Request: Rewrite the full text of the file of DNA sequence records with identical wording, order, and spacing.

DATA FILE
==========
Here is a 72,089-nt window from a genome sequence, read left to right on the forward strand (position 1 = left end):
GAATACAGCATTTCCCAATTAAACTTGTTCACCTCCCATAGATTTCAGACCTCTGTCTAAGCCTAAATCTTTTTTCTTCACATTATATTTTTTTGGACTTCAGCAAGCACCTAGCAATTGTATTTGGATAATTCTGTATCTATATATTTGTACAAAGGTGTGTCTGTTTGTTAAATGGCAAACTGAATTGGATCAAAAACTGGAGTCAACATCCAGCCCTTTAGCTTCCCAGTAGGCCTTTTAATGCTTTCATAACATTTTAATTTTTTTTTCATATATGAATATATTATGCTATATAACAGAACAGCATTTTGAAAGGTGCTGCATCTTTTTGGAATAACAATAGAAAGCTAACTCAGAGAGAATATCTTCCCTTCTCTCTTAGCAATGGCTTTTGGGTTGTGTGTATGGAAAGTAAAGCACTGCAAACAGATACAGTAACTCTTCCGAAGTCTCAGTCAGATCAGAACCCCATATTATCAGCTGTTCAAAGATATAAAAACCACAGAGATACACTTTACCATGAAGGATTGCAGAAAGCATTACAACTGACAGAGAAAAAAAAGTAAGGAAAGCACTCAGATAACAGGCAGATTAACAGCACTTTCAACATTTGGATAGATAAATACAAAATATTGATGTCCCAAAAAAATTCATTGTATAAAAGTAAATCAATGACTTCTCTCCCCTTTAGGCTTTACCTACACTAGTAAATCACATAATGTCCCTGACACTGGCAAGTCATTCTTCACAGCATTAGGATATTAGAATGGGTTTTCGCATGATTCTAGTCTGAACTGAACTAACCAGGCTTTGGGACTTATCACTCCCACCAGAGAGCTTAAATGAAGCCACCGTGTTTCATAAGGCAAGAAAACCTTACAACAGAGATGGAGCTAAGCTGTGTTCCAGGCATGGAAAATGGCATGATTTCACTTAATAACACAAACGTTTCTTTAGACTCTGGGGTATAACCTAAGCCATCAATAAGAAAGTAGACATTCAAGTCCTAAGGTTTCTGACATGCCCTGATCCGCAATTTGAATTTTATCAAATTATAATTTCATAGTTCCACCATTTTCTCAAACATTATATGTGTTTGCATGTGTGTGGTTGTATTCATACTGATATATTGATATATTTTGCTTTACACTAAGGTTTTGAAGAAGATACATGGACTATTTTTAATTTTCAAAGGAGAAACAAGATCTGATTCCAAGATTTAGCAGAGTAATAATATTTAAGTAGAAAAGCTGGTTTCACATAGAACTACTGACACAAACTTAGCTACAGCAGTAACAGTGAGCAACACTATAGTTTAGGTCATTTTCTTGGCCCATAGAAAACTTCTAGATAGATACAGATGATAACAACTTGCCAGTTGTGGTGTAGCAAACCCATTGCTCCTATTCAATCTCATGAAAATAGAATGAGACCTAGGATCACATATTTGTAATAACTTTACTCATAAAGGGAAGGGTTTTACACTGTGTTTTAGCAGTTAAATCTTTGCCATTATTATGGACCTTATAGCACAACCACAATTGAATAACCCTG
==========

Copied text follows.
Here is a 72,089-nt window from a genome sequence, read left to right on the forward strand (position 1 = left end):
GAATACAGCATTTCCCAATTAAACTTGTTCACCTCCCATAGATTTCAGACCTCTGTCTAAGCCTAAATCTTTTTTCTTCACATTATATTTTTTTGGACTTCAGCAAGCACCTAGCAATTGTATTTGGATAATTCTGTATCTATATATTTGTACAAAGGTGTGTCTGTTTGTTAAATGGCAAACTGAATTGGATCAAAAACTGGAGTCAACATCCAGCCCTTTAGCTTCCCAGTAGGCCTTTTAATGCTTTCATAACATTTTAATTTTTTTTTCATATATGAATATATTATGCTATATAACAGAACAGCATTTTGAAAGGTGCTGCATCTTTTTGGAATAACAATAGAAAGCTAACTCAGAGAGAATATCTTCCCTTCTCTCTTAGCAATGGCTTTTGGGTTGTGTGTATGGAAAGTAAAGCACTGCAAACAGATACAGTAACTCTTCCGAAGTCTCAGTCAGATCAGAACCCCATATTATCAGCTGTTCAAAGATATAAAAACCACAGAGATACACTTTACCATGAAGGATTGCAGAAAGCATTACAACTGACAGAGAAAAAAAAGTAAGGAAAGCACTCAGATAACAGGCAGATTAACAGCACTTTCAACATTTGGATAGATAAATACAAAATATTGATGTCCCAAAAAAATTCATTGTATAAAAGTAAATCAATGACTTCTCTCCCCTTTAGGCTTTACCTACACTAGTAAATCACATAATGTCCCTGACACTGGCAAGTCATTCTTCACAGCATTAGGATATTAGAATGGGTTTTCGCATGATTCTAGTCTGAACTGAACTAACCAGGCTTTGGGACTTATCACTCCCACCAGAGAGCTTAAATGAAGCCACCGTGTTTCATAAGGCAAGAAAACCTTACAACAGAGATGGAGCTAAGCTGTGTTCCAGGCATGGAAAATGGCATGATTTCACTTAATAACACAAACGTTTCTTTAGACTCTGGGGTATAACCTAAGCCATCAATAAGAAAGTAGACATTCAAGTCCTAAGGTTTCTGACATGCCCTGATCCGCAATTTGAATTTTATCAAATTATAATTTCATAGTTCCACCATTTTCTCAAACATTATATGTGTTTGCATGTGTGTGGTTGTATTCATACTGATATATTGATATATTTTGCTTTACACTAAGGTTTTGAAGAAGATACATGGACTATTTTTAATTTTCAAAGGAGAAACAAGATCTGATTCCAAGATTTAGCAGAGTAATAATATTTAAGTAGAAAAGCTGGTTTCACATAGAACTACTGACACAAACTTAGCTACAGCAGTAACAGTGAGCAACACTATAGTTTAGGTCATTTTCTTGGCCCATAGAAAACTTCTAGATAGATACAGATGATAACAACTTGCCAGTTGTGGTGTAGCAAACCCATTGCTCCTATTCAATCTCATGAAAATAGAATGAGACCTAGGATCACATATTTGTAATAACTTTACTCATAAAGGGAAGGGTTTTACACTGTGTTTTAGCAGTTAAATCTTTGCCATTATTATGGACCTTATAGCACAACCACAATTGAATAACCCTG